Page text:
I have always been around animals. As a child, my mother and I kept bantam chickens and homing pigeons in the backyard. Even back then, I was fascinated with birds, their power of flight and sense of freedom. I loved watching them, seeing them flap their wings, peck at the ground – just doing what comes naturally. Soon, every spare moment was taken up with my thirst for knowledge about birds and other wildlife.
The moment that opened my eyes to the realities of intensive farming was when a speaker from Compassion in World Farming came to my school to do a talk. I remember seeing pictures of hens in battery cages so small they couldn’t stretch their wings. I was outraged, and I vowed to do something about it. Ten years later, I was working for Compassion (and am now chief executive).
The links between factory farming and wildlife decline are not immediately obvious. Indeed, it was a while before I grasped the full extent of the impact. The sight that really sparked me to dedicate a book to the issue came a few years ago, while I was visiting South Africa for the launch of my first book, Farmageddon.
African penguins are being driven to the edge of extinction, because we’re hoovering up their food from the sea
I was near Boulders Beach along the Cape Peninsula, where a colony of African penguins had recently set up home near to residential houses. A visitor centre there sold all kinds of penguin memorabilia. What struck me was a display board listing the ‘threats’ to the species, which included “reduction of penguin food supply by commercial fishing”. In other words, African penguins are being driven to the edge of extinction, because we’re hoovering up their food from the sea – and there’s little left for them to eat.
You might think this fish is ending up on our plates, but most of it is being ground down and fed to farm animals – caged and confined in factory farms. I found that African penguins in South Africa and Humboldt penguins in Peru have suffered serious declines in numbers.
That’s why I decided to dig beneath the surface and write Dead Zone: Where the Wild Things Were. I had to find out how many other cherished wildlife species were being impacted by factory farming. What I found was staggering.
In Sumatra, deforestation to make way for intensive palm plantations is destroying the last of the Sumatran elephant’s habitat. I discovered that large quantities of palm kernel, the edible nut from the trees, is being shipped out to feed intensively farmed cattle and other animals back in the EU.
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This boosts the profitability of the palm industry, encouraging further deforestation and more species-rich jungle to be cleared for sterile plantations. These remarkable creatures are down to their last 2,500 individuals.
In Brazil, it’s the relentless march of soya and ever-expanding industrial agriculture which is the culprit. Brazil is the world leader for soya exports. The once rich and varied rainforests are being destroyed, leaving little behind for the jaguar: no home, no food, no protection from land-owners who see them as pests. Today there are only around 15,000 jaguars left in the wild, and half of them are in Brazil – the fate of the species truly lies in the palm of its hand.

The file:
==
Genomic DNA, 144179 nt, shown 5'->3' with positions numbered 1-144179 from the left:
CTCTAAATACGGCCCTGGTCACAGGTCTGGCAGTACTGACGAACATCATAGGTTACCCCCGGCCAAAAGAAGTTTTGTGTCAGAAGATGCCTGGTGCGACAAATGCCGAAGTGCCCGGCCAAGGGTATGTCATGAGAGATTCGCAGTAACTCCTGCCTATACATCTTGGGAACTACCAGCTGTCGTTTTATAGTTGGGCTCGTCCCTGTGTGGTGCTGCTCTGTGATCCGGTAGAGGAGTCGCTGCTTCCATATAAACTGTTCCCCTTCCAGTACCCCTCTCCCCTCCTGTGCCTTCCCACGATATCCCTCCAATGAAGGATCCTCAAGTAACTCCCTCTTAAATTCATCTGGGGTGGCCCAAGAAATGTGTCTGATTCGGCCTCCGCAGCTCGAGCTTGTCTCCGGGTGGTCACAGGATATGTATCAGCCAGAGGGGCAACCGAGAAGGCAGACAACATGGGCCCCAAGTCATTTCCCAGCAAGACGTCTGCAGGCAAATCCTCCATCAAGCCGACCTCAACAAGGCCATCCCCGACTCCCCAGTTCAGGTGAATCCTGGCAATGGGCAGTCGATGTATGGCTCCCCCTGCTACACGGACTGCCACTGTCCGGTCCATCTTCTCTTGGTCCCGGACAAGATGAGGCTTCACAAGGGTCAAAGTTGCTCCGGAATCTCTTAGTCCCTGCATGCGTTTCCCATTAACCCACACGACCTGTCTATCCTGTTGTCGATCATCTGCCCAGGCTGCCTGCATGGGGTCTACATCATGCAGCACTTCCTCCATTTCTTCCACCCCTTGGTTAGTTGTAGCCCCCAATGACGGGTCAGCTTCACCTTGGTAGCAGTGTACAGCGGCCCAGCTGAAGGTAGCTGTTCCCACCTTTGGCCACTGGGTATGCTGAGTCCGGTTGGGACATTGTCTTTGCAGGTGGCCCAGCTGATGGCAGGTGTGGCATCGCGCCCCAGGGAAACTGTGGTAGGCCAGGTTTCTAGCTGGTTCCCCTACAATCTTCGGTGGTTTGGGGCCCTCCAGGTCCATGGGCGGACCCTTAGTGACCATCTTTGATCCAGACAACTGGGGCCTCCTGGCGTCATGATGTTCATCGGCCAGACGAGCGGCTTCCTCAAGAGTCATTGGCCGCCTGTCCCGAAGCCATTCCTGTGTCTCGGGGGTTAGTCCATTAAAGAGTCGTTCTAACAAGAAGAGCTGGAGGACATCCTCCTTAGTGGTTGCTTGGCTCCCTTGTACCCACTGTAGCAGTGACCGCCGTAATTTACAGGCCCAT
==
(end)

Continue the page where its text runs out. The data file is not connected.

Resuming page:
The loss of such iconic species is a high price indeed to pay for supermarket shelves stocked high with cheap meat – but species closer to home are suffering at the hands of factory farming too, such as the barn owl, the skylark or the bumblebee.
In the 50 years since factory farming was widely adopted, half the world’s wildlife has disappeared.
Factory farming sets off a cascade of devastating cruelty, with animals crowded in sheds and the creation of vast crop
prairies, which leads to the removal of many trees, bushes and hedges; and the loss of wildflowers, seeds, insects, birds, bees, bats and other wildlife.
Losing bees forever would entail a chain reaction of unimaginable scale
Ecosystems are like society’s life-support systems; without them, the environment that supports us stops functioning properly. For species like the bumblebee, their role is crucial: bees are one of the species responsible for pollinating a third of our crops worldwide. Losing them forever would entail a chain reaction of unimaginable scale.
It’s easy to clamour for increased food production to feed the growing population in an attempt to justify factory farming. But the truth is, factory farming wastes food, not makes food. We already produce enough food for twice the human population today, but most of it is wasted.
I believe that all animals deserve to feel the joy of living – the fresh air, sunlight on their backs and space to roam. What I’ve discovered through my travels for this book is that when animals are returned to the land in the right way, in mixed rotational farms, whole landscapes have the chance to spring to life.
Helping to revive a living countryside can be as easy as choosing to eat less and better meat, milk and eggs from pasture-fed, free-range or organic animals – with a cascade of positive benefits for the environment, wildlife, farm animals and us.
Philip Lymbery’s Dead Zone: Where the Wild Things Were (Bloomsbury, £12.99) is out now